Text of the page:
If you’re an underwater creature living in the Gulf of Mexico, summer is not your friend. All spring long, rain falls on America’s farmland and floods the waterways around factory animal farms, creating a steady stream of nitrogen from excess fertilizer and animal waste that heads down the Mississippi River and out to the Gulf. These nutrients create algae that sinks, decomposes, and eats oxygen. The result is an oxygen-free area or underwater desert — a dead zone.
This year, one study from the University of Michigan estimates the Gulf dead zone might be a lot smaller than it has been in recent years — a mere 1,200 square miles, compared to 6,765 square miles in 2011.
If this turns out to be the case, it won’t be the result of improved agricultural practices, but rather the result of what Reuters calls the Corn Belt’s “driest season in 24 years.” The article continues:
… this growing season is reminiscent of the summer of 1988, when the central Corn Belt had significant crop losses. Field conditions were hot and dry early this spring, similar to what happened 24 years ago when local crops, especially corn, were disseminated by lack of summer rains.
“Clearly it’s one of these nasty droughts. If it doesn’t surpass 1988, it certainly is going to rival it or be among the so-called great droughts we’ve had in the past 30 years,” said Bob Nielsen, extension agronomist at Purdue University.
Much less rain means a lower Mississippi River (17 feet below average for this time of year) and, most likely, fewer damaging nutrients washing into the Gulf.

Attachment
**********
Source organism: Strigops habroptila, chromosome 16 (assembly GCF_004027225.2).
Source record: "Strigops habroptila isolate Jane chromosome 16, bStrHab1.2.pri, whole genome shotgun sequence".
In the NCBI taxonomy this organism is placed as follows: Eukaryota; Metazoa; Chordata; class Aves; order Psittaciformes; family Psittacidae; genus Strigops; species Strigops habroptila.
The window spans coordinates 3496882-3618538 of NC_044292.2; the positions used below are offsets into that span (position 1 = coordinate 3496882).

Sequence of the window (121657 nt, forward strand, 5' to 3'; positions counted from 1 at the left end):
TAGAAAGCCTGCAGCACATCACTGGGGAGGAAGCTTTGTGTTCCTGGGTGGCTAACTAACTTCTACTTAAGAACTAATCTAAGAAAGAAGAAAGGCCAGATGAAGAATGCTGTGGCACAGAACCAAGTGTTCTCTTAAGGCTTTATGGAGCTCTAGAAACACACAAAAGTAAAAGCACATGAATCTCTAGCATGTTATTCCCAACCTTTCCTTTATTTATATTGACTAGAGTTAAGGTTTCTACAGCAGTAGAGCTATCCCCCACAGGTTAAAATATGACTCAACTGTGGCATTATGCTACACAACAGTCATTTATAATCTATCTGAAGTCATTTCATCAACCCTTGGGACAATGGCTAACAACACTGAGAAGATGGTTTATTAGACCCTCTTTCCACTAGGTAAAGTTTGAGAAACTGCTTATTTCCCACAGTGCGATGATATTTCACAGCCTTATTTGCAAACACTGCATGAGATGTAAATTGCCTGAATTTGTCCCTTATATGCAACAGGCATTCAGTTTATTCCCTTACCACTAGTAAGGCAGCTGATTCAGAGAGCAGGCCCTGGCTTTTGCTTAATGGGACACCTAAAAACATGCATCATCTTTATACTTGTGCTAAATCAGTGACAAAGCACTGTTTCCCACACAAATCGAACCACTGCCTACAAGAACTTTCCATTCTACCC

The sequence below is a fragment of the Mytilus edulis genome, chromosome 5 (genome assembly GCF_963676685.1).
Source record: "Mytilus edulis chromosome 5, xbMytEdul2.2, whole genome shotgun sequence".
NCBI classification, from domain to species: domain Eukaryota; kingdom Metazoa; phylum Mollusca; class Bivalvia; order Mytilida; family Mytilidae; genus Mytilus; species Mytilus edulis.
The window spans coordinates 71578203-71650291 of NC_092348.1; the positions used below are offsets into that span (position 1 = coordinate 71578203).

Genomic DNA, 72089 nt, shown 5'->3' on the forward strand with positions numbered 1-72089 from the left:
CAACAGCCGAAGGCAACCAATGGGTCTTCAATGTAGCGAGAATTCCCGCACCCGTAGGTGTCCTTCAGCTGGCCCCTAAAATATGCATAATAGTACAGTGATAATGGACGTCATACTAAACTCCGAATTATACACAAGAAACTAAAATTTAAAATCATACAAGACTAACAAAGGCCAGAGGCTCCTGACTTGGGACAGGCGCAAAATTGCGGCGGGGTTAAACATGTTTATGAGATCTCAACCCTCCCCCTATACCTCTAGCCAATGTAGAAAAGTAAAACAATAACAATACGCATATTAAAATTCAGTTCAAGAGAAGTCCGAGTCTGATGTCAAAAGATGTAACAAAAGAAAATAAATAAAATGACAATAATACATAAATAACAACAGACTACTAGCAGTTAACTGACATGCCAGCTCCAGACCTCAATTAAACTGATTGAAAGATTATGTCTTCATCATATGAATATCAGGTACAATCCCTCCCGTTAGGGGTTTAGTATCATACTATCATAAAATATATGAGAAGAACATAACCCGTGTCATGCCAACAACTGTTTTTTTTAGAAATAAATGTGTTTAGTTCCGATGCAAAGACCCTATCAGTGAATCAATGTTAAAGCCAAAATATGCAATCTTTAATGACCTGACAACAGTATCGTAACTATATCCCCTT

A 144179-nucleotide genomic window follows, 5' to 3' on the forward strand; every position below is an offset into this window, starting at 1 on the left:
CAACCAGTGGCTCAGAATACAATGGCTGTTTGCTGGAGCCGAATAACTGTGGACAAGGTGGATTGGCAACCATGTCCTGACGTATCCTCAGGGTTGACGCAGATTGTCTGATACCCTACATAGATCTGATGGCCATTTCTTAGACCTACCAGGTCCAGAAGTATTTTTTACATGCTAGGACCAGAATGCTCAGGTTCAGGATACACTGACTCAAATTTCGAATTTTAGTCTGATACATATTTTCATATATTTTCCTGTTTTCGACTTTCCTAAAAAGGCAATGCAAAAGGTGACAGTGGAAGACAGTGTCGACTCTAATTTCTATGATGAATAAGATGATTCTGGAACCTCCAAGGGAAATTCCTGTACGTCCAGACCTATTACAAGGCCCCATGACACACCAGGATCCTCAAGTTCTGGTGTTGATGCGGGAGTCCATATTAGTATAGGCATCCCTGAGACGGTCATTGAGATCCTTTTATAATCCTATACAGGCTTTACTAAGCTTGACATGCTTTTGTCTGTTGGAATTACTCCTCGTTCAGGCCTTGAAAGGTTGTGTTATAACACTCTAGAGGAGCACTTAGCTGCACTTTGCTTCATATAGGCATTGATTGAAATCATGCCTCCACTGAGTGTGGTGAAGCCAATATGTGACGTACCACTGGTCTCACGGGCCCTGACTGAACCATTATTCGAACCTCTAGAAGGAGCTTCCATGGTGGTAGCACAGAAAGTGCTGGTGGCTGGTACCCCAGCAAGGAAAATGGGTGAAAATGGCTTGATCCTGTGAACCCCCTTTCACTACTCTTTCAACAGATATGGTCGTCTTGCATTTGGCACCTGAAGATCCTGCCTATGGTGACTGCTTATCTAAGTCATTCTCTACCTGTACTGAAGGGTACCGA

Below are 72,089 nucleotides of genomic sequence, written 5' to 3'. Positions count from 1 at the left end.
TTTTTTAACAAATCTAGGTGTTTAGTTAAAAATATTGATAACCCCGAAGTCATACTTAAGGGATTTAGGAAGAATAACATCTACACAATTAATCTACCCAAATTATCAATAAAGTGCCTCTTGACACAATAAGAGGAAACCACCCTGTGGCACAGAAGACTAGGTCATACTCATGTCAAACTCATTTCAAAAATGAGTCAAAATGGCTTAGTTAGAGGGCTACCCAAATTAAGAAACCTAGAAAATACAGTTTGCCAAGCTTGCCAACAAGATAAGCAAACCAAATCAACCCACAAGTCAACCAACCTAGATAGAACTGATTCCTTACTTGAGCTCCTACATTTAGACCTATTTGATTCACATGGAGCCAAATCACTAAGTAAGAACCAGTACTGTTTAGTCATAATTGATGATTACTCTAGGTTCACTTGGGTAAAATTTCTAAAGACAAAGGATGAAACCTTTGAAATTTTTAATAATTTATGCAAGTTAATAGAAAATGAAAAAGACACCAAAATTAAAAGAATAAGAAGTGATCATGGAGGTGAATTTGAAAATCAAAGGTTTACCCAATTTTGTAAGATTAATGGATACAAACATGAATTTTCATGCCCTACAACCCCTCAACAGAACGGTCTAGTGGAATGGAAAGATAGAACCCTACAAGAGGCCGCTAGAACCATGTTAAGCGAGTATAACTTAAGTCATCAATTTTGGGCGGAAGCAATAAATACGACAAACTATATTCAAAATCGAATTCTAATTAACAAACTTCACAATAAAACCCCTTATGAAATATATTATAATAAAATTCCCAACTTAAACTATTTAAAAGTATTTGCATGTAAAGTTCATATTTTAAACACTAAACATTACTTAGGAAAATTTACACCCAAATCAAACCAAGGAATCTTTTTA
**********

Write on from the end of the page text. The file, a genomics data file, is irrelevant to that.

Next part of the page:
But the National Oceanic and Atmospheric Administration has a different projection. It’s using data from Louisiana State University that “accounts for the possibility of stored nutrients in the northern Gulf, such as in bottom sediments.” For this reason, it’s betting on a dead zone nearly as big as last year’s.
We won’t know the size of the disaster zone until researchers make an official announcement around the beginning of August.
In the meantime, some scientists are pointing out that while a smaller dead zone may give aquatic life in the Gulf a brief chance to rebound, our farm landscapes are still loaded with nitrogen.
“These dead zones are ecological time bombs,” Donald Scavia, professor at the University of Michigan School of Natural Resources and Environment, told Futurity. “Without determined local, regional, and national efforts to control nutrient loads, we are putting major fisheries at risk.”